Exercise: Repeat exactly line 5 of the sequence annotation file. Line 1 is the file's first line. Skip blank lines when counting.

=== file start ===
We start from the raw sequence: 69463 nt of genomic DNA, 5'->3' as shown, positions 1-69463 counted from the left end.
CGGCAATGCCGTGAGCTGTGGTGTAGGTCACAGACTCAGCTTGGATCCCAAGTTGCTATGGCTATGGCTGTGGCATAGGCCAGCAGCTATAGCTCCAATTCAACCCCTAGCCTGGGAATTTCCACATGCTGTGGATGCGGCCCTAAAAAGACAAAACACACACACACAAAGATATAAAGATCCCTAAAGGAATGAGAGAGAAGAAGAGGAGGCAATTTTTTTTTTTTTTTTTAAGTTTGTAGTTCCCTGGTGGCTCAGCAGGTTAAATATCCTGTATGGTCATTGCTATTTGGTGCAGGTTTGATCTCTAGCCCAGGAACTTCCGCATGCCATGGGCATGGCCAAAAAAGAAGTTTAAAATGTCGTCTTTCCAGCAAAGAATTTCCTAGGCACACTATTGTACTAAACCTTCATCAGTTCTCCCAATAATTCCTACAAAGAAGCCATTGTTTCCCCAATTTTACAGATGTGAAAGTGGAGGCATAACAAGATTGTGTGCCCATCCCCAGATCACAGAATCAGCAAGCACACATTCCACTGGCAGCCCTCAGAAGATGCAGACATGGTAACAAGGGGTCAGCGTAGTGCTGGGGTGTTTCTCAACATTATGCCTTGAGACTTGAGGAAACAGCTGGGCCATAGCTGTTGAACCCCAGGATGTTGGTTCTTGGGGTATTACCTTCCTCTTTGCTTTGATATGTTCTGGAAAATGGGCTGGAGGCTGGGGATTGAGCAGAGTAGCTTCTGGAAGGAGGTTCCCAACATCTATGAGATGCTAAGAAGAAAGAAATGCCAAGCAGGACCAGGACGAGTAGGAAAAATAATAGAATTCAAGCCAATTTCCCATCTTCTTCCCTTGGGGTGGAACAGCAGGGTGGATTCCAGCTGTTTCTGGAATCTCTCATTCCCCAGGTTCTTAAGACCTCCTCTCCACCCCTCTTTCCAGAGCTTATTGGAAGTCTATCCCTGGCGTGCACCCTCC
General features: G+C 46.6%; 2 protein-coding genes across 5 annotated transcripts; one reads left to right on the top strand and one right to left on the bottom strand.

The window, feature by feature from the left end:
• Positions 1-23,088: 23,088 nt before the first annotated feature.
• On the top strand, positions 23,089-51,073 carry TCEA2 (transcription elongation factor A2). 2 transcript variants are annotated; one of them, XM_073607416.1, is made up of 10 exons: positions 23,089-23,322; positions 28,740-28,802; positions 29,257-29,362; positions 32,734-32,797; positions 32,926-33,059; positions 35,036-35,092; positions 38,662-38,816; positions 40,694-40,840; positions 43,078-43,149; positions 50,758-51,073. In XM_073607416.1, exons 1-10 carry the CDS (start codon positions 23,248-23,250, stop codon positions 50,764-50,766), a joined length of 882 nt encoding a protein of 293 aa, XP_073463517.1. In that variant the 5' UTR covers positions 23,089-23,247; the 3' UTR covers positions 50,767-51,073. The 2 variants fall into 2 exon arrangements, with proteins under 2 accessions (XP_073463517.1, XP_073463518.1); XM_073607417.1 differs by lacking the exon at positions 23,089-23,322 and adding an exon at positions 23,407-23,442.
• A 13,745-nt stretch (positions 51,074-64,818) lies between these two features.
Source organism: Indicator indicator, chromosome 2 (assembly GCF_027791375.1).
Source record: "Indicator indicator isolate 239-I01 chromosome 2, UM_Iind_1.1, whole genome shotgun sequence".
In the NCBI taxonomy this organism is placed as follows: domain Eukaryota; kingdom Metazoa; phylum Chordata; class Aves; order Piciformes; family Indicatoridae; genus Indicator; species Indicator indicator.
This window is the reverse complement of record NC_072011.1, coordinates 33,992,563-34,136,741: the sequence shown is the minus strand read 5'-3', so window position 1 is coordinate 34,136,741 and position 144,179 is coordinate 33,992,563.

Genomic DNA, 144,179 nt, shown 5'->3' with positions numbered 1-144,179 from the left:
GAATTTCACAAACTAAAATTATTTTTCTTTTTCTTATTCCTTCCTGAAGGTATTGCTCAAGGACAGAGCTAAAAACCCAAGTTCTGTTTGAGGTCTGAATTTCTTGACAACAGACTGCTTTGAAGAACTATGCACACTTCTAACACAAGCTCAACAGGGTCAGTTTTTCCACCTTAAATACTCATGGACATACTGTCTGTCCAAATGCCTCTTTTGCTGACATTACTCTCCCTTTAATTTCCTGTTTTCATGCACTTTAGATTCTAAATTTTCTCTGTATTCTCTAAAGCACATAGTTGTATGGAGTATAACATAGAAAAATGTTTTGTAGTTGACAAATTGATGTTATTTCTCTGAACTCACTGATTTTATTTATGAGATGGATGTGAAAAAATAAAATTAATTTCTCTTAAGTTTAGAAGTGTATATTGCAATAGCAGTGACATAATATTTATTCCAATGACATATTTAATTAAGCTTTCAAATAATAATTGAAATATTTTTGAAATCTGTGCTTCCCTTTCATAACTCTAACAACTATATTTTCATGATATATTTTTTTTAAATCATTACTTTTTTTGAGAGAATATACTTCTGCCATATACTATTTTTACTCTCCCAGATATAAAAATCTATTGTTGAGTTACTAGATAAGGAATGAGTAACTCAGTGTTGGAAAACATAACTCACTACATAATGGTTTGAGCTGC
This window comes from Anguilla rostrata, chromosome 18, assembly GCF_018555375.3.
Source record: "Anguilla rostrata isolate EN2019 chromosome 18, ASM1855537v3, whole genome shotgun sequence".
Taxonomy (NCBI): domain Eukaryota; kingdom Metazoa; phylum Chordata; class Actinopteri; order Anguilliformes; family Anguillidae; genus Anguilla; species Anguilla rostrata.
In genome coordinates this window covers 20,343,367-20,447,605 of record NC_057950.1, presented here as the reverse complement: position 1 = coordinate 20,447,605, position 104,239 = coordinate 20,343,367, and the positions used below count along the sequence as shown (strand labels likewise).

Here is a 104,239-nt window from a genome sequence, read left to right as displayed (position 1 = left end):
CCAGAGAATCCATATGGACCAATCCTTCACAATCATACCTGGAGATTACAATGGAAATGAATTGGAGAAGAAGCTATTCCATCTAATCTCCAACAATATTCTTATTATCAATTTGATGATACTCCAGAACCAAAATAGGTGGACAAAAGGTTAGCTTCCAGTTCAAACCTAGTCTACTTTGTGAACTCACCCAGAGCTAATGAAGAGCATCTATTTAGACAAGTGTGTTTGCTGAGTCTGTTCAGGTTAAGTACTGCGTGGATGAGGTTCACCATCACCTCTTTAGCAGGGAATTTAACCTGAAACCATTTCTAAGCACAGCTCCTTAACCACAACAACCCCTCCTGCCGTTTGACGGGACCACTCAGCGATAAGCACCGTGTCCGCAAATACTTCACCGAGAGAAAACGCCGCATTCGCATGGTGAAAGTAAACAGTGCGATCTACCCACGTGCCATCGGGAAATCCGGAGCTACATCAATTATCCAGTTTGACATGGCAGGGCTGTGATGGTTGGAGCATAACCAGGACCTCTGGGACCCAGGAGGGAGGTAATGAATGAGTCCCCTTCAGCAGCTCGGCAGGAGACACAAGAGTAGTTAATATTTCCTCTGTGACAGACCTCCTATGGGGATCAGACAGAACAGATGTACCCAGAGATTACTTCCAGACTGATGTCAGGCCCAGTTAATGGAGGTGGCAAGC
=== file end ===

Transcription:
• Positions 1-23,088: 23,088 nt before the first annotated feature.